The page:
Two years after Chavez’s departure from the City Council, the City’s Auditor and external analyses revealed that San Jose had incurred billions of dollars of unfunded liabilities for pension and retiree health benefits due to multiple factors, including retroactive benefit expansions and rosy assumptions.  The result: skyrocketing mandatory contributions to the City’s retirement funds forced hundreds of layoffs, a hiring freeze, and severe cuts in city services–including police–for the following decade.  Our taxpayers will shoulder that multi-billion-dollar debt for another decade still, based on the current amortization schedule.  There is good news on the horizon, though: with the passage of Measure F in 2016 and strong fiscal discipline, we have finally turned the corner this year, and the annual retirement cost burdens on our taxpayers have finally begun to drop.

Nonetheless, we cannot forget the lessons of history:  a lack of fiscal discipline by the City Council twenty years ago triggered severe pain for our residents and workforce, from which we have only begun to recover.   We should support our police officers with good salaries, and we do.  Let’s ensure that we have fiscal restraint to stretch our residents’ tax dollars to pay for the expansion of public safety and the many other services that they deserve.

Sam Liccardo is mayor of the City of San Jose.





  1. The unions are just looking for financial palm greasing and will support anyone willing to promise more and more taxpayer dollars – even if sometime in the future they become too big a burden to sustain (which all California politicians do to get re-elected) – the politicians will be long gone before the real bills come due.

    CA still has the largest Public Pension Debt of any state – growing exponentially as the Stock Market Tanks amid record breaking inflation, recession and stagflation on the horizon.

    “Report: At $1.5 Trillion, CA Has Nation’s Largest Public Pension Debt Load” (June 2022, CA Center Square).

    And the article covers Cindy Chavez’s Hypocritical Public Safety and Policing platforms.

    Santa Clara County “..Board of Supervisors voted 3-2 to construct a 500-inmate maximum security jail … Supervisors Susan Ellenberg and Cindy Chavez Voted Against the new jail.”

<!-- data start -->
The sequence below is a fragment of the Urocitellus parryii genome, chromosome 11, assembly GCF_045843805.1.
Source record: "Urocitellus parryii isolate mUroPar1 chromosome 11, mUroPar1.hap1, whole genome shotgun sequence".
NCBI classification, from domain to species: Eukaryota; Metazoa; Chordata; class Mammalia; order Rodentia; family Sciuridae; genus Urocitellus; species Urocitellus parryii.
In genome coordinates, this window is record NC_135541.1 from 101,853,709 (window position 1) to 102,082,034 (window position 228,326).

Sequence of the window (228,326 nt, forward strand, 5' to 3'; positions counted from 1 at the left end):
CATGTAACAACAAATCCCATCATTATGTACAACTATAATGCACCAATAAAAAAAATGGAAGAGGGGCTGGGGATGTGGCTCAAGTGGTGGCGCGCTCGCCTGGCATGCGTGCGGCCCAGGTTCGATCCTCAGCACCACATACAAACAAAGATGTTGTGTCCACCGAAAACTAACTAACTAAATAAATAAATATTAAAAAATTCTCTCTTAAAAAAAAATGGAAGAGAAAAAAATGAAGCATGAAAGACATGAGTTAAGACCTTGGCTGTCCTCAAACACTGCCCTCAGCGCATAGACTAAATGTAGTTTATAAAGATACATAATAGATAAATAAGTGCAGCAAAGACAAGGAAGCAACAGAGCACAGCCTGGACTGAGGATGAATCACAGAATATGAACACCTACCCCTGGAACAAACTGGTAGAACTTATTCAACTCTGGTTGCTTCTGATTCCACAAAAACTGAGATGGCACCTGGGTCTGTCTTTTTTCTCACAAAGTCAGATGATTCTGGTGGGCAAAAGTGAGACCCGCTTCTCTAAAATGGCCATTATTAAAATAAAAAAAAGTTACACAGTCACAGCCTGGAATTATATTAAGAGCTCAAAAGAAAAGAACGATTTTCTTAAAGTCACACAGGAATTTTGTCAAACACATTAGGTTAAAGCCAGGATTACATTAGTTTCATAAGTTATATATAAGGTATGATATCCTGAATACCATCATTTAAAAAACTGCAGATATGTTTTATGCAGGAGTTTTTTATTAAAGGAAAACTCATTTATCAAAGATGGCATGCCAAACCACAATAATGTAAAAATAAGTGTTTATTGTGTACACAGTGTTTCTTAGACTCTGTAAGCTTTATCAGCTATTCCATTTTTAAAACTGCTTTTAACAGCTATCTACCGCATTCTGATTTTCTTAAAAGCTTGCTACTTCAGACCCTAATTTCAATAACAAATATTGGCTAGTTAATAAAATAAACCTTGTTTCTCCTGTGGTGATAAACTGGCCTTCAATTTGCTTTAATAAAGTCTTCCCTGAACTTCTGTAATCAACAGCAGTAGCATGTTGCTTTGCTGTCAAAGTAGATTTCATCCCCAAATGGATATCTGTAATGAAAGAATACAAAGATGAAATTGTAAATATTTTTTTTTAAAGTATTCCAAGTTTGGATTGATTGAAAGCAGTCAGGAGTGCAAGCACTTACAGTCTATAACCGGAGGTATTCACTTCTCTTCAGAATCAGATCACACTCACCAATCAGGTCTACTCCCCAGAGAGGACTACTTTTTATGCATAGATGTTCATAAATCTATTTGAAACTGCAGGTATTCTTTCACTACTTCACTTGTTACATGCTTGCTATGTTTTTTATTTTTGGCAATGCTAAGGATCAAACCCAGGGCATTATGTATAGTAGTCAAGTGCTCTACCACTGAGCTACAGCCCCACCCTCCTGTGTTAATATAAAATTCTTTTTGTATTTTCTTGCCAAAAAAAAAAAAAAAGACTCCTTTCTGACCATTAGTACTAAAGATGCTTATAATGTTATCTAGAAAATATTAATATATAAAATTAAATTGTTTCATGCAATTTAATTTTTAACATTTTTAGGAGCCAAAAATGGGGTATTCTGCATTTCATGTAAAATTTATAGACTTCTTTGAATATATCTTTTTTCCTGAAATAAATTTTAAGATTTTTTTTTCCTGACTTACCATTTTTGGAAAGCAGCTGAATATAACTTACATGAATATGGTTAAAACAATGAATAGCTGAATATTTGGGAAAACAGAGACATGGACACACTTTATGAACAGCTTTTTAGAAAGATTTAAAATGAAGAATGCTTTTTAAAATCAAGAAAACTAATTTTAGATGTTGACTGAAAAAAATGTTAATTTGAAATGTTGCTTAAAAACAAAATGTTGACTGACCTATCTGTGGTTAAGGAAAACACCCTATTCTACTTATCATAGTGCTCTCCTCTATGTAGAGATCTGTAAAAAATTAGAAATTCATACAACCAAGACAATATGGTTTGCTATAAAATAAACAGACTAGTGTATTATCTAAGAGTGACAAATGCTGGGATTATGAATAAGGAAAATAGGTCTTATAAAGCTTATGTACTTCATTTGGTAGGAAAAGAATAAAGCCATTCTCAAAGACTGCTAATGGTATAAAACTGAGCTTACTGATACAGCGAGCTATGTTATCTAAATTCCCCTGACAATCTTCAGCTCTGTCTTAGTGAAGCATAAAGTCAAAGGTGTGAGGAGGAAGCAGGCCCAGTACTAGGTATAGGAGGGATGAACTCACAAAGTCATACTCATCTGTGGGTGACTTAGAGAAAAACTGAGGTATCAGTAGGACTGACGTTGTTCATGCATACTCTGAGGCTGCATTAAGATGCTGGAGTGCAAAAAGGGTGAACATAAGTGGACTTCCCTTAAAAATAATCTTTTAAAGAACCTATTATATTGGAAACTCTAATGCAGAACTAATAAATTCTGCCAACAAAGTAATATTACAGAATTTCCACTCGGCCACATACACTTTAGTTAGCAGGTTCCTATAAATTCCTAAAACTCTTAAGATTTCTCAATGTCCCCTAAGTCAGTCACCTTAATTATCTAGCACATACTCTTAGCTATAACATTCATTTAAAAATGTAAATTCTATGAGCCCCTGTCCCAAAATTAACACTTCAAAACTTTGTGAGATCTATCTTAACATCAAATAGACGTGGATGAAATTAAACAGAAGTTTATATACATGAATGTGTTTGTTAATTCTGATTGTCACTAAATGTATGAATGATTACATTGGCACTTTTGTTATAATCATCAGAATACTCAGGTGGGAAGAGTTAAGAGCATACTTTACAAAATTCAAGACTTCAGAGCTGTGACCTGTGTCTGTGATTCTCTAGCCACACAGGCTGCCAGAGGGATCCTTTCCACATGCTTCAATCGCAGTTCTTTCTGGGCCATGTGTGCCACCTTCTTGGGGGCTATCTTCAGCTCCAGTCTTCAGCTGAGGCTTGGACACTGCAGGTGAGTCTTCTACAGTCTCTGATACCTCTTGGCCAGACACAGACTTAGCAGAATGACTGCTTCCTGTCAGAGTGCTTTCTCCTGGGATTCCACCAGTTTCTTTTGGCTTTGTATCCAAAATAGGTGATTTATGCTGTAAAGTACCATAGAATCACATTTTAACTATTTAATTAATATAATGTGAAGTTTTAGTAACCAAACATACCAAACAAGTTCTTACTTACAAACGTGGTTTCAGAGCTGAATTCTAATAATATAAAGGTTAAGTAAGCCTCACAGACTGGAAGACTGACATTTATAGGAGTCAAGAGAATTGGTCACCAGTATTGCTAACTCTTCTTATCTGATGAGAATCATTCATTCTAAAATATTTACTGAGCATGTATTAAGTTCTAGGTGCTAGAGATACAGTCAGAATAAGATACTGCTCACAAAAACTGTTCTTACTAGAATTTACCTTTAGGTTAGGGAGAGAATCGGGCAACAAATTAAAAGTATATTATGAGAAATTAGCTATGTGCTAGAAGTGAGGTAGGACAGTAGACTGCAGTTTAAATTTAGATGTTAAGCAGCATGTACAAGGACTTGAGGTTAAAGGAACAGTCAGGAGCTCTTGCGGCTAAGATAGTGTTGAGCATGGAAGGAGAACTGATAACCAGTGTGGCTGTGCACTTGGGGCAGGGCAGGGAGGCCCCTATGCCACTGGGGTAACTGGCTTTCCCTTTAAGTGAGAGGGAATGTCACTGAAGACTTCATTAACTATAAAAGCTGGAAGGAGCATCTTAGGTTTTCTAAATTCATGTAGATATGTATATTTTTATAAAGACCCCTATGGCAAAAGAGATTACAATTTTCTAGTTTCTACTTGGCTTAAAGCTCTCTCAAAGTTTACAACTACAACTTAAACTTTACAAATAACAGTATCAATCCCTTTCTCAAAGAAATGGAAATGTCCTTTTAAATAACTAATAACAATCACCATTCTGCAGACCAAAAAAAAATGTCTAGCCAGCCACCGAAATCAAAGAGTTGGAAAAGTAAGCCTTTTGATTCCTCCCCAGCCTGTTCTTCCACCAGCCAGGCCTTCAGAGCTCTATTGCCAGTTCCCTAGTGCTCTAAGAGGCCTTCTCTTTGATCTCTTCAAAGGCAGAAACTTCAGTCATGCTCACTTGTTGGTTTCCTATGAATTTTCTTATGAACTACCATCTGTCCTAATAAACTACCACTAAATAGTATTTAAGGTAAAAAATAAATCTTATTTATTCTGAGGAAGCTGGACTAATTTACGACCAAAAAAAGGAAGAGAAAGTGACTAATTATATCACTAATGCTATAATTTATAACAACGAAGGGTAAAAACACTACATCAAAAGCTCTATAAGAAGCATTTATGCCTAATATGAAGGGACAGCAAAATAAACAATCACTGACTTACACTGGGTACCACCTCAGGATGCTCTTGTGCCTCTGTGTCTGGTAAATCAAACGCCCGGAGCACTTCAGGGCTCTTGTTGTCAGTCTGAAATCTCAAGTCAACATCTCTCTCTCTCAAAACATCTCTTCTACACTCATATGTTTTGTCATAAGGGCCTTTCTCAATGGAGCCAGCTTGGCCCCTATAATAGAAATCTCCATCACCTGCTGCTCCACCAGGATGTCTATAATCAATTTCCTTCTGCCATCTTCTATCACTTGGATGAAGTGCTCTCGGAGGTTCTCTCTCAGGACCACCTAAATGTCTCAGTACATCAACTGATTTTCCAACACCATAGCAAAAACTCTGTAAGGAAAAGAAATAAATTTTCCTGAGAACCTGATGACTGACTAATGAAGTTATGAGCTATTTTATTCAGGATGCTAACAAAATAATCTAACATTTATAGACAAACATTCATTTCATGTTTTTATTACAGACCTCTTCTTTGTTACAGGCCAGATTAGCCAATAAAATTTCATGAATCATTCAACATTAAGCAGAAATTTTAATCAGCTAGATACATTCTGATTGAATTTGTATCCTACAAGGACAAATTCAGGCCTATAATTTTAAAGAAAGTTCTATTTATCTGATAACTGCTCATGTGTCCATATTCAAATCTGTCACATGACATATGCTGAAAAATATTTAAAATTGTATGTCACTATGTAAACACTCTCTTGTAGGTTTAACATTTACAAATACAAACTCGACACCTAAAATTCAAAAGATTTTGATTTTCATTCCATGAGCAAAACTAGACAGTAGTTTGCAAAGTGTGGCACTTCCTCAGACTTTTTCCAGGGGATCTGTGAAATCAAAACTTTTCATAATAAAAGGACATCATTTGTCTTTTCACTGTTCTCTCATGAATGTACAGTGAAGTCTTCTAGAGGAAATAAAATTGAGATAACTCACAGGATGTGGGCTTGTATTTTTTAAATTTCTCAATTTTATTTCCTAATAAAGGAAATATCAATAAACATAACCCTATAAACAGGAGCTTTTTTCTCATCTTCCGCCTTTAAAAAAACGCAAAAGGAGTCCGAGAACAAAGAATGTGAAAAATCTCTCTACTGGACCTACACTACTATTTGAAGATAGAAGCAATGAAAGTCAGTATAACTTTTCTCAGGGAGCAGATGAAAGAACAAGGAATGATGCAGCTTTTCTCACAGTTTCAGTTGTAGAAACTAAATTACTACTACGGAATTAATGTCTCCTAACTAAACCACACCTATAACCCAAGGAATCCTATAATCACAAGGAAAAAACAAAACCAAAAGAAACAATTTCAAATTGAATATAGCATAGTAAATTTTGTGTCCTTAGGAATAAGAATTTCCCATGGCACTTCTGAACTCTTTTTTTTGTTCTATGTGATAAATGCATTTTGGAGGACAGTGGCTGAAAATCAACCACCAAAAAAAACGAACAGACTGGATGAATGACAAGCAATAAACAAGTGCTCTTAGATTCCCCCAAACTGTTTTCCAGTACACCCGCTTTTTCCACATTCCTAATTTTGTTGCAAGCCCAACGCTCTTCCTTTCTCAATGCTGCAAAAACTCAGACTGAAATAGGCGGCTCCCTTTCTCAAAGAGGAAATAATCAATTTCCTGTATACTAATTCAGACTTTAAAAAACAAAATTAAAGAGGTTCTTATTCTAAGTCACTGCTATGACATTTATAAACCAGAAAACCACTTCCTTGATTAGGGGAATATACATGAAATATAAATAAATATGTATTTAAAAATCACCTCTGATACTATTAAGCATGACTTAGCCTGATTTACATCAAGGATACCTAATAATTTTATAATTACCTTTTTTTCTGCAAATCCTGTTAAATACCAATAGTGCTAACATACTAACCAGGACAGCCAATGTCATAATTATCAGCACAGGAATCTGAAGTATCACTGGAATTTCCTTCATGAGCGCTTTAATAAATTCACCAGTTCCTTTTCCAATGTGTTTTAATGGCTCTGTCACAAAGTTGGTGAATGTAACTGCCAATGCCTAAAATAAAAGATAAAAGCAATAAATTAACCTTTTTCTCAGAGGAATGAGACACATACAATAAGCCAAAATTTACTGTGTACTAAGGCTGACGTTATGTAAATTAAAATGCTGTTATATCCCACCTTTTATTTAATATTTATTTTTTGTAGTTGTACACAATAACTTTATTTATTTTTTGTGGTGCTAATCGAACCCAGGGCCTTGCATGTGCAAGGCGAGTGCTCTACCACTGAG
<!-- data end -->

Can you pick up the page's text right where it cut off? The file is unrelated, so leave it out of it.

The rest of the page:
ABC-C – Too Much Corruption in Her History (Labor kick-backs).
    ABC-C – Taxpayers Do Not Support Her ‘Defund the Police’ Record.
    ABC-C – No More $0 Bails and Revolving Door Jails.

    After over 20 years of living off the public taxpayers coffers it is
    Time to Term-Out – Cindy Chavez.

  2. Don’t forget the nearly-secret, last-minute $4 million city subsidy to the San Jose Grand Prix that Ms. Chavez was a part of in 2006. When that finally came out, the public outrage was a big part of her first mayoral loss.

    Today, as then, there are big trust issues concerning this candidate. Especially when it comes to San Jose’s financial security.

  3. $180K Police salary is phony. The city is including medical coverages that are NOT part of their salary. Why doesn’t the City show take home pay? Could it be that amount is embarrassing? SJ has crimes above the national average and let’s see how SJ views it’s public safety! I don’t feel safe here! Do you?

  4. Maybe the negotiations with the police ‘unions’ should put the idea of qualified immunity on the table. I realize that this is more of a legal thing than an HR one, but still. They are immune from making terrible, terrible costly mistakes.

    It’s wrong to correlate increases or decreases of reported crimes to the number of cops on the street. We all know that cops don’t prevent crime, they are there to clean up afterwards. The things that prevent crime are things that would be considered ‘soft skills’, like housing, less wealth inequality, mental health care, etc. But that sure doesn’t sound too good to a campaigning politician, now does it?

  5. I’d like to see the POA write an article also. Liccardo speaks out of both sides. His numbers can be skewed different ways. How do you compare SJ to Berkley or Concord? Both have less than 200 officers. None of the agencies making less money have more than 700 officers. None are larger than the size of one of SJ’s council districts. There is no comparison. Apples to oranges.